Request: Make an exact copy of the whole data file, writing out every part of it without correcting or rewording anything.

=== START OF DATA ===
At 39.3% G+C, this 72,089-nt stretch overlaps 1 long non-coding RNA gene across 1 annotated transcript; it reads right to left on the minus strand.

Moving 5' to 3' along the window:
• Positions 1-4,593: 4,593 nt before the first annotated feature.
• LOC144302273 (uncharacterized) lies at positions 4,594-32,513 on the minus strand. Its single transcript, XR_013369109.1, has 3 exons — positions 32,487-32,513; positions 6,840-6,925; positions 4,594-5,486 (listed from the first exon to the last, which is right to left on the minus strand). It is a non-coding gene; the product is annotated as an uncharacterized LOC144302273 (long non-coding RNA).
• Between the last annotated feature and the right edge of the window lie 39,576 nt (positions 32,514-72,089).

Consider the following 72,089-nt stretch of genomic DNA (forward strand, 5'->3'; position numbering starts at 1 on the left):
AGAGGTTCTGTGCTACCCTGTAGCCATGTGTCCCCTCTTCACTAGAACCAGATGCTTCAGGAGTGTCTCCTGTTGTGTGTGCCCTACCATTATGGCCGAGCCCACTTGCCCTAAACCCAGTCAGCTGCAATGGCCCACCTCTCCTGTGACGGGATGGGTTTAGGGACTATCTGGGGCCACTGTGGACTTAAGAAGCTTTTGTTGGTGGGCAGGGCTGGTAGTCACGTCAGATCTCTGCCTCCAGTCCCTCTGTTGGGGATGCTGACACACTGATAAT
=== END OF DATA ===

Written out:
At 39.3% G+C, this 72,089-nt stretch overlaps 1 long non-coding RNA gene across 1 annotated transcript; it reads right to left on the minus strand.

Moving 5' to 3' along the window:
• Positions 1-4,593: 4,593 nt before the first annotated feature.
• LOC144302273 (uncharacterized) lies at positions 4,594-32,513 on the minus strand. Its single transcript, XR_013369109.1, has 3 exons — positions 32,487-32,513; positions 6,840-6,925; positions 4,594-5,486 (listed from the first exon to the last, which is right to left on the minus strand). It is a non-coding gene; the product is annotated as an uncharacterized LOC144302273 (long non-coding RNA).
• Between the last annotated feature and the right edge of the window lie 39,576 nt (positions 32,514-72,089).

Consider the following 72,089-nt stretch of genomic DNA (forward strand, 5'->3'; position numbering starts at 1 on the left):
AGAGGTTCTGTGCTACCCTGTAGCCATGTGTCCCCTCTTCACTAGAACCAGATGCTTCAGGAGTGTCTCCTGTTGTGTGTGCCCTACCATTATGGCCGAGCCCACTTGCCCTAAACCCAGTCAGCTGCAATGGCCCACCTCTCCTGTGACGGGATGGGTTTAGGGACTATCTGGGGCCACTGTGGACTTAAGAAGCTTTTGTTGGTGGGCAGGGCTGGTAGTCACGTCAGATCTCTGCCTCCAGTCCCTCTGTTGGGGATGCTGACACACTGATAAT